From this we see that the "test" service is enabled in runlevels 3, 4
and 5.  Although this is the default as specified by the RC script itself the
administrator can modify this at any time.  Also, if the chkconfig line has
"-" instead of run-levels in the first field all run-levels will get stop
scripts.  It might seem as though this is a stupid configuration, but although
the service doesn't start on boot, it will be stopped on shutdown, if the
administrator starts it manually.  Also, many services can be installed which
might be the kind that open up remote access to files or services, and they
should not enabled by default.
	Now that we understand how machines boot, shutdown and change runlevels,
lets look at what happens when a particular services is started and stopped.
First of all the /etc/rc.d/rc script looks at /var/lock/subsys/SVC_NAME it
see if a service is running.  This means that the RC script should create
this file after performing whatever "start" action it wants to.  It must
remove the file after performing whatever "stop" action it wants to.  It
uses the presence of the lock file to control "condrestart" activity.  The
conditional restart means only restart if it is currently running otherwise 
do nothing.  During shutdown or really any runlevel change only the K scripts
are executed for services that are actually running.  In the same vein when
executing S scripts, if the /var/lock/subsys/SVC_NAME already exists, then the
start is skipped.  Most likely for backward compatibility  /etc/rc.d/rc also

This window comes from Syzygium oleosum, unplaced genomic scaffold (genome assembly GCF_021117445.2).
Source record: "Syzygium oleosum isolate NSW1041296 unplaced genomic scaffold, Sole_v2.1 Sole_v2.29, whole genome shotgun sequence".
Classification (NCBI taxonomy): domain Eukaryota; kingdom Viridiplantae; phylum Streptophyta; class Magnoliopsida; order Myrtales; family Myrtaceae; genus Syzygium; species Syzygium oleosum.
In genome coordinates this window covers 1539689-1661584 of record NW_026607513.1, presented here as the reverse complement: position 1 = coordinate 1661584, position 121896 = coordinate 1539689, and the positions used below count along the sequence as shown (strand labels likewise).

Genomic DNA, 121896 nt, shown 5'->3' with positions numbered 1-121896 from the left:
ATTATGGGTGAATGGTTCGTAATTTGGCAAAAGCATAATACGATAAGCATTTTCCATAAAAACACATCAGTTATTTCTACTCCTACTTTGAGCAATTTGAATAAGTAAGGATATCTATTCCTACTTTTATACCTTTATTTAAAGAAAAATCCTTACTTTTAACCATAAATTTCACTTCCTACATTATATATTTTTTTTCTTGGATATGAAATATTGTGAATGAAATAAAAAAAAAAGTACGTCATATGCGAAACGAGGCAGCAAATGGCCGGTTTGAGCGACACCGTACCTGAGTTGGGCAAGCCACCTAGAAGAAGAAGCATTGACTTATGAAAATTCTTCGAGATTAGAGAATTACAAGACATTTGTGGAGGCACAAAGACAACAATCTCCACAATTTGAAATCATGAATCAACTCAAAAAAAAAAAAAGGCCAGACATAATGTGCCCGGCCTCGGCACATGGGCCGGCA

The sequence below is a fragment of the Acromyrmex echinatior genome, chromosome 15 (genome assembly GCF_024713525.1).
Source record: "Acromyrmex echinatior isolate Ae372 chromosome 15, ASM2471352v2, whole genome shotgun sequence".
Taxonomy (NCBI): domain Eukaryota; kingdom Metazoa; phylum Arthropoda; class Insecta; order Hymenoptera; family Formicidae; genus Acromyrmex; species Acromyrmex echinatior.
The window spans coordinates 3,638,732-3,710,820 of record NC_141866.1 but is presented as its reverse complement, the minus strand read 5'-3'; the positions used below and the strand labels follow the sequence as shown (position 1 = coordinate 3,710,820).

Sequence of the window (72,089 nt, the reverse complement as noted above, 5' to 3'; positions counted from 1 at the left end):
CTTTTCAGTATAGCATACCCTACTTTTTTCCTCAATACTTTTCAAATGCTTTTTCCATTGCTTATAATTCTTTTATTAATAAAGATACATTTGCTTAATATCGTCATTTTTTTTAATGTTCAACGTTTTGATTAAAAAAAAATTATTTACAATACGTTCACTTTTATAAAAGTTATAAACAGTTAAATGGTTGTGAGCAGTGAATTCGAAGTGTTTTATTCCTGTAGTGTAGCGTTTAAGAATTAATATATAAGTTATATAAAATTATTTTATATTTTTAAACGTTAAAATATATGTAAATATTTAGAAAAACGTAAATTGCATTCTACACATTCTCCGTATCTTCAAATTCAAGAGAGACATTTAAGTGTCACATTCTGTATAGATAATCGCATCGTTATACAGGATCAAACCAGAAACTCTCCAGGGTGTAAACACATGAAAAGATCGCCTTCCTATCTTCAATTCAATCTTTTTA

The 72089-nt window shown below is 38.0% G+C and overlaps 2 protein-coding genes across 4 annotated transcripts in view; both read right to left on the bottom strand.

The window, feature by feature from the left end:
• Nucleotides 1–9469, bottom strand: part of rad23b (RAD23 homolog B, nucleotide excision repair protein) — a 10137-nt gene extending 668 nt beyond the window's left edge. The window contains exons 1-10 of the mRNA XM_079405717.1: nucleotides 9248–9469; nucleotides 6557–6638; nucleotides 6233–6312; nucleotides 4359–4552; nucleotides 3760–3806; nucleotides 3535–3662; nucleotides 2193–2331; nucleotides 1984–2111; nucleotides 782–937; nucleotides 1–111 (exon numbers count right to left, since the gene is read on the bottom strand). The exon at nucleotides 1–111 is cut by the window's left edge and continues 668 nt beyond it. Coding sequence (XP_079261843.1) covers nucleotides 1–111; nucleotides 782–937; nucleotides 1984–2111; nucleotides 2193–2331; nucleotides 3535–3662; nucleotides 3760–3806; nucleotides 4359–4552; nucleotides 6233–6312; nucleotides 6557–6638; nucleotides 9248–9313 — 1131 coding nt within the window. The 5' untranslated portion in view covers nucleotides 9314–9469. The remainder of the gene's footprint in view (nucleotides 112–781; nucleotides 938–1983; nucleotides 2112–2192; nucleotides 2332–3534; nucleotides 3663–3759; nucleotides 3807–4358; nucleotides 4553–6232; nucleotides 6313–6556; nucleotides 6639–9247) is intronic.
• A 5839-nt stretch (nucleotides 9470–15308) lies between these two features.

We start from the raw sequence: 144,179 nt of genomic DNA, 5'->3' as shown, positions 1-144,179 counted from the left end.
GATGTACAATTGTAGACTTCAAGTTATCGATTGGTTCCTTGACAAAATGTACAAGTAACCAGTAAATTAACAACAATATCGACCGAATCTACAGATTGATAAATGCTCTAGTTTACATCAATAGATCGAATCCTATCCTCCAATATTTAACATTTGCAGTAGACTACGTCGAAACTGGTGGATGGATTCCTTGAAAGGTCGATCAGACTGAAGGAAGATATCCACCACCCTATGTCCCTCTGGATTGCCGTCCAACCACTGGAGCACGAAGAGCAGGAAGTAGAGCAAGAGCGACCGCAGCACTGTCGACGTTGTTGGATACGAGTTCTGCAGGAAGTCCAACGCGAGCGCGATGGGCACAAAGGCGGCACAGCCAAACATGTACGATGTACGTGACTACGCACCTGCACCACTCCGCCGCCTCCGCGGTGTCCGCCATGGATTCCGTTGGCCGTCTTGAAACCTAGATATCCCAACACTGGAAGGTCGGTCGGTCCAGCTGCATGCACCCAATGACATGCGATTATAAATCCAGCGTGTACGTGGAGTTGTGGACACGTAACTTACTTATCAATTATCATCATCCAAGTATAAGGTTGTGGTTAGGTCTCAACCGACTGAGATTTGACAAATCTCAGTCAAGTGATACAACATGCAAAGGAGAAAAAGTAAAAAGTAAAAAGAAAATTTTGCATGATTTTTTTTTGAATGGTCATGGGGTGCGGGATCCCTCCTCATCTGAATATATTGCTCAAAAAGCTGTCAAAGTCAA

looks for "/var/lock/subsys/SVC_NAME.init".
	On a running system the contents of /var/lock/subsys indicates all the
services that are currently running.  This may or may not have any relation to
the contents for /etc/rc.d/rc3.d if the machines is currently at runlevel 3 for
example.  An administrator can manually start and stop services at will.  Also,
during boot he can enter interactive start-up by type "I" and selectively
disable services that would otherwise have been started.


	Can boot the cluster to any run-level.  For now the initnode boots
first then other nodes join.

	Can shutdown the entire cluster.  Services on all nodes are stopped.

	Can shutdown a single cluster node.  Only services on that node are

telinit N
	The cluster can change run-levels.

	This GUI tools must be clusterized and provide the ability to edit
new cluster parameters.

Interactive start-up
	If services are disabled using this feature on the initnode, those
services do not try to start on dependent nodes.  Booting dependent nodes do
not have interactive start-up capability.  You can either stop the service,
or disable it (remove from node list), then boot the node.  A stopped services
does not start on failover.

Existing RC scripts
	Non-cluster aware RC scripts can be installed.  They default to running
on the initnode only.  They even get started on the new init node during
failover by default.  Most scripts which are used this way do not need
modification, although some CDSLs may be required.

	This script is cluster-aware and allows start, stop, restart,
condrestart and any other service specific requests to occur on a cluster-wide